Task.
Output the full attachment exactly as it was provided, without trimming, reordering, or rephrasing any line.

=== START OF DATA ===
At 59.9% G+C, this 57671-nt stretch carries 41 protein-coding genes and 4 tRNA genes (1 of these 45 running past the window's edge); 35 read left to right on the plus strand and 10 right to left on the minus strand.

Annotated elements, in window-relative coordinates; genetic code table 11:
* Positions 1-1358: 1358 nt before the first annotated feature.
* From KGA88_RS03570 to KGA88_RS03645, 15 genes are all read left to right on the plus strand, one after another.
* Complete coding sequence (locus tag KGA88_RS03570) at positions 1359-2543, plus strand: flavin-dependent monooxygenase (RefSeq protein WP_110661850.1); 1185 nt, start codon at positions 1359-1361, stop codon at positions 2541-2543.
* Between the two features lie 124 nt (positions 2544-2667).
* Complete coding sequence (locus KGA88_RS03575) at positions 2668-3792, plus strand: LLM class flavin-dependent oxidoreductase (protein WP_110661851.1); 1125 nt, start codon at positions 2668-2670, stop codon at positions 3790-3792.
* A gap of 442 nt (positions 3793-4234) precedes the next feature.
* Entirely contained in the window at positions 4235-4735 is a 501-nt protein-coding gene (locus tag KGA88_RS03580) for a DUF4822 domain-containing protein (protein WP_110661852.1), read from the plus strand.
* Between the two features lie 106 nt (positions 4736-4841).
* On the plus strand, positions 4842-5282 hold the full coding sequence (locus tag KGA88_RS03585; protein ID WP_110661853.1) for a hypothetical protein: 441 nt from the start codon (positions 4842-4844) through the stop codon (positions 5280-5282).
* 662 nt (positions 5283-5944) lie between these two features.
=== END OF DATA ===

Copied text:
At 59.9% G+C, this 57671-nt stretch carries 41 protein-coding genes and 4 tRNA genes (1 of these 45 running past the window's edge); 35 read left to right on the plus strand and 10 right to left on the minus strand.

Annotated elements, in window-relative coordinates; genetic code table 11:
* Positions 1-1358: 1358 nt before the first annotated feature.
* From KGA88_RS03570 to KGA88_RS03645, 15 genes are all read left to right on the plus strand, one after another.
* Complete coding sequence (locus tag KGA88_RS03570) at positions 1359-2543, plus strand: flavin-dependent monooxygenase (RefSeq protein WP_110661850.1); 1185 nt, start codon at positions 1359-1361, stop codon at positions 2541-2543.
* Between the two features lie 124 nt (positions 2544-2667).
* Complete coding sequence (locus KGA88_RS03575) at positions 2668-3792, plus strand: LLM class flavin-dependent oxidoreductase (protein WP_110661851.1); 1125 nt, start codon at positions 2668-2670, stop codon at positions 3790-3792.
* A gap of 442 nt (positions 3793-4234) precedes the next feature.
* Entirely contained in the window at positions 4235-4735 is a 501-nt protein-coding gene (locus tag KGA88_RS03580) for a DUF4822 domain-containing protein (protein WP_110661852.1), read from the plus strand.
* Between the two features lie 106 nt (positions 4736-4841).
* On the plus strand, positions 4842-5282 hold the full coding sequence (locus tag KGA88_RS03585; protein ID WP_110661853.1) for a hypothetical protein: 441 nt from the start codon (positions 4842-4844) through the stop codon (positions 5280-5282).
* 662 nt (positions 5283-5944) lie between these two features.